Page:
PPL Corp. subsidiaries Louisville Gas and Electric Co. and Kentucky Utilities Co. are planning to replace 1,500 MW of aging coal-fired generation that is expected to be retired by 2028. The plan includes adding two new combined-cycle natural gas plants, nearly 1,000 MW of solar generation, 125 MW of battery storage and more than a […]
PPL Corp. subsidiaries Louisville Gas and Electric Co. and Kentucky Utilities Co. are planning to replace 1,500 MW of aging coal-fired generation that is expected to be retired by 2028. The plan includes adding two new combined-cycle natural gas plants, nearly 1,000 MW of solar generation, 125 MW of battery storage and more than a dozen new energy efficiency programs.
In conjunction with the announcement, LG&E and KU is seeking approval from the Kentucky Public Service Commission (KPSC) for the replacement generation and new energy efficiency programs. LG&E and KU’s proposal focuses on meeting customers’ energy needs in the most reliable, least-cost fashion.
“This is about delivering on our mission to provide safe, reliable, affordable and sustainable energy to our customers,” says Vincent Sorgi, PPL’s president and CEO. “The plan we filed today is a balanced approach that will help ensure our ability to reliably serve our customers’ energy needs 24/7, while at the same time further diversifying our generation portfolio.”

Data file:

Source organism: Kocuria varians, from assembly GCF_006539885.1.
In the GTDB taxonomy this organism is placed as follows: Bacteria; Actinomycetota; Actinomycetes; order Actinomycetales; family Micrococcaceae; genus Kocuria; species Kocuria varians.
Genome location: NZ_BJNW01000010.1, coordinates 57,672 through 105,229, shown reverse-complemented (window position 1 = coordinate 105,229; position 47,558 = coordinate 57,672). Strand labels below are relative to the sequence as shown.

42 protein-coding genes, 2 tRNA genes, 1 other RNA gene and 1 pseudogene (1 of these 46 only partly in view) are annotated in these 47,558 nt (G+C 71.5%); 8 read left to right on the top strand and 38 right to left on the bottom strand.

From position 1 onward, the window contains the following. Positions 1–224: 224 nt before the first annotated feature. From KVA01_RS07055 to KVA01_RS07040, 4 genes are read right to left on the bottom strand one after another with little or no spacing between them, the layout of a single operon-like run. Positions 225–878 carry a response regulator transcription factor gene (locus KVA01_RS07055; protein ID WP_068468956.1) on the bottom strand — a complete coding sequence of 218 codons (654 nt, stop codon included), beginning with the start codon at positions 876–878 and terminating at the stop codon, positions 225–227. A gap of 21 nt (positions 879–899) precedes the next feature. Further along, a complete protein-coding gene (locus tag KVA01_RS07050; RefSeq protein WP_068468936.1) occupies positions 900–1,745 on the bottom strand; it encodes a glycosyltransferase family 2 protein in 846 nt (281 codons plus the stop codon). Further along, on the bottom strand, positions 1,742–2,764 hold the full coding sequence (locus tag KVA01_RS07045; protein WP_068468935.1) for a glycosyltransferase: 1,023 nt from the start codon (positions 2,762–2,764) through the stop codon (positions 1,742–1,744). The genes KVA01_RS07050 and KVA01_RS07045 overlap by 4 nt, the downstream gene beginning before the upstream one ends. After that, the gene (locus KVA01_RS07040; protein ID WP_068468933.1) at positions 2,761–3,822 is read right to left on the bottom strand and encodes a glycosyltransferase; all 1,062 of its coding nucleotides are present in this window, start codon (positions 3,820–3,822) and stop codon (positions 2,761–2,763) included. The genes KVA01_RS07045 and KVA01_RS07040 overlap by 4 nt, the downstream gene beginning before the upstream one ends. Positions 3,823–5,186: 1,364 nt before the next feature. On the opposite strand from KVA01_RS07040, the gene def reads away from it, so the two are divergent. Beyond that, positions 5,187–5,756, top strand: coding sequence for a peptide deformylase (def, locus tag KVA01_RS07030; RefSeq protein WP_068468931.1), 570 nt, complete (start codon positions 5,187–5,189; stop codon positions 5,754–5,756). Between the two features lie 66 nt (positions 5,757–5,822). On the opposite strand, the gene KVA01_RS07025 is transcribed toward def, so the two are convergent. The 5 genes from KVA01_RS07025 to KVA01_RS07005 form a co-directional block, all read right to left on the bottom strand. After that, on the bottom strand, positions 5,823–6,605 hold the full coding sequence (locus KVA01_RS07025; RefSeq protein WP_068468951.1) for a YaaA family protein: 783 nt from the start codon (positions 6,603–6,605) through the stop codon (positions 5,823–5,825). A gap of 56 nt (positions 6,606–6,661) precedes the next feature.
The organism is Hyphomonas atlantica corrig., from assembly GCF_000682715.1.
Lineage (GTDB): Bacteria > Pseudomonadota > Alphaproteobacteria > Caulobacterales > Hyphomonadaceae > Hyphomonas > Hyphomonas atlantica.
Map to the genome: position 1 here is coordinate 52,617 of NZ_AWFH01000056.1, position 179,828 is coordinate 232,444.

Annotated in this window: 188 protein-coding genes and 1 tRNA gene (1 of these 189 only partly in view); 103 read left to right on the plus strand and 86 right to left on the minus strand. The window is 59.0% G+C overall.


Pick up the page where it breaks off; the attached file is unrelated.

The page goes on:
The proposed replacement strategy, if approved by the KPSC, represents $2.1 billion of total capital investment in Kentucky. This includes building two 621 MW natural gas combined-cycle units, building a 120 MW solar array, acquiring another 120 MW array to be developed by a third-party and constructing 125 MW of battery storage. The LG&E and KU plan also includes securing power purchase agreements for more than 600 MW of additional solar generation and adding 14 new energy efficiency offerings to help reduce electricity demand in the state. The proposed energy efficiency program, developed in collaboration with community partners, would reduce LG&E and KU’s overall need for future generation by nearly 200 MW.
Sorgi said the plan is consistent with PPL’s goal to achieve net-zero carbon emissions by 2050. The replacement strategy, if approved, would reduce the carbon intensity of LG&E and KU’s generation fleet and result in nearly a 25% reduction in CO2 emissions from existing levels.
LG&E and KU have requested approval from the KPSC by Oct. 1, 2023.
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